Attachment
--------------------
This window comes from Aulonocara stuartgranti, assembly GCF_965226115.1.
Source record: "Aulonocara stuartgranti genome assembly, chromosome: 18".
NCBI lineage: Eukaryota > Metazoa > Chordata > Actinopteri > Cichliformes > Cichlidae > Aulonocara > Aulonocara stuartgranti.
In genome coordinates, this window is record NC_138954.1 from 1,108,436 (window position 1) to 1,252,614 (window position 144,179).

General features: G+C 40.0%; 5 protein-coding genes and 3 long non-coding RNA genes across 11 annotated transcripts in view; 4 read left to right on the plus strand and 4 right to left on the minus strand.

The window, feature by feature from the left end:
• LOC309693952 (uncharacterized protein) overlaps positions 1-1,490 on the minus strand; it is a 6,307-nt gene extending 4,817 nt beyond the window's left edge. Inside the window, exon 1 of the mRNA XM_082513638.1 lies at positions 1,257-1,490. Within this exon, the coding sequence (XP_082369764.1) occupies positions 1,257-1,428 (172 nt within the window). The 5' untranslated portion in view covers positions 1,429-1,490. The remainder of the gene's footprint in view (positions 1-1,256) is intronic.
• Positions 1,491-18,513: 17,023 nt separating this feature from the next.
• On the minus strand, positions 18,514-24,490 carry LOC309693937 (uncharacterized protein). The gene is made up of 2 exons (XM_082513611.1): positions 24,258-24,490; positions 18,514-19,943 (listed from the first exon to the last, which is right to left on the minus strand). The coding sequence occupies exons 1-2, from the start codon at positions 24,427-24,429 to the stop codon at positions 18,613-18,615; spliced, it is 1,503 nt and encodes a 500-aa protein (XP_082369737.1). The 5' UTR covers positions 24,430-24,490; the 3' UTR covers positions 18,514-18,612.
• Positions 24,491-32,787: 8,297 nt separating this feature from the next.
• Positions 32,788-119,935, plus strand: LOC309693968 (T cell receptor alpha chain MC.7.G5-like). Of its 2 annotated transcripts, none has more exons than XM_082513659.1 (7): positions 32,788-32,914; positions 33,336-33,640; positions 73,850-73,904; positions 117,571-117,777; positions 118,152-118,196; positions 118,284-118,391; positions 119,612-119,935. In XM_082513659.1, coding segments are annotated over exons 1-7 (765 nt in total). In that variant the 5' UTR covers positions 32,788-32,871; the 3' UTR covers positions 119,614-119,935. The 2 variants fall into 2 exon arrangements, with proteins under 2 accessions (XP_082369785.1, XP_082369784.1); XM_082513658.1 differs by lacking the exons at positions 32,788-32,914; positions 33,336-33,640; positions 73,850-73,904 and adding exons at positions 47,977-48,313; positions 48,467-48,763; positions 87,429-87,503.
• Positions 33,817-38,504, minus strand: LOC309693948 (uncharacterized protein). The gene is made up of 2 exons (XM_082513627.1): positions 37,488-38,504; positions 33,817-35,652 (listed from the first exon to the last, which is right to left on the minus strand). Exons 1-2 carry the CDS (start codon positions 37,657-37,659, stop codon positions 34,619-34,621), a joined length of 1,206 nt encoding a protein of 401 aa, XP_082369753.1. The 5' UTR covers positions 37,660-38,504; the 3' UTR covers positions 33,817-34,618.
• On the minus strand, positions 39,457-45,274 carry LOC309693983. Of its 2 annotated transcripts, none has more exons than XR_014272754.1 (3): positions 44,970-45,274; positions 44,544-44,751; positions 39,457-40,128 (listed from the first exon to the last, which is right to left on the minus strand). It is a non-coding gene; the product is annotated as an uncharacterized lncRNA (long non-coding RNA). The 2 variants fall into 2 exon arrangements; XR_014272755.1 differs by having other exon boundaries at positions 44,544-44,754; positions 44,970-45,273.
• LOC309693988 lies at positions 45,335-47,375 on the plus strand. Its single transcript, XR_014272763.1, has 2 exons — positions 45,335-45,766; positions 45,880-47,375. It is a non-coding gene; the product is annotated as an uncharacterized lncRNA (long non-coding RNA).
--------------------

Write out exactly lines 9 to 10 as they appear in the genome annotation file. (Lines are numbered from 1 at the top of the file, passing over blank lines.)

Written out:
• On the minus strand, positions 18,514-24,490 carry LOC309693937 (uncharacterized protein). The gene is made up of 2 exons (XM_082513611.1): positions 24,258-24,490; positions 18,514-19,943 (listed from the first exon to the last, which is right to left on the minus strand). The coding sequence occupies exons 1-2, from the start codon at positions 24,427-24,429 to the stop codon at positions 18,613-18,615; spliced, it is 1,503 nt and encodes a 500-aa protein (XP_082369737.1). The 5' UTR covers positions 24,430-24,490; the 3' UTR covers positions 18,514-18,612.
• Positions 24,491-32,787: 8,297 nt separating this feature from the next.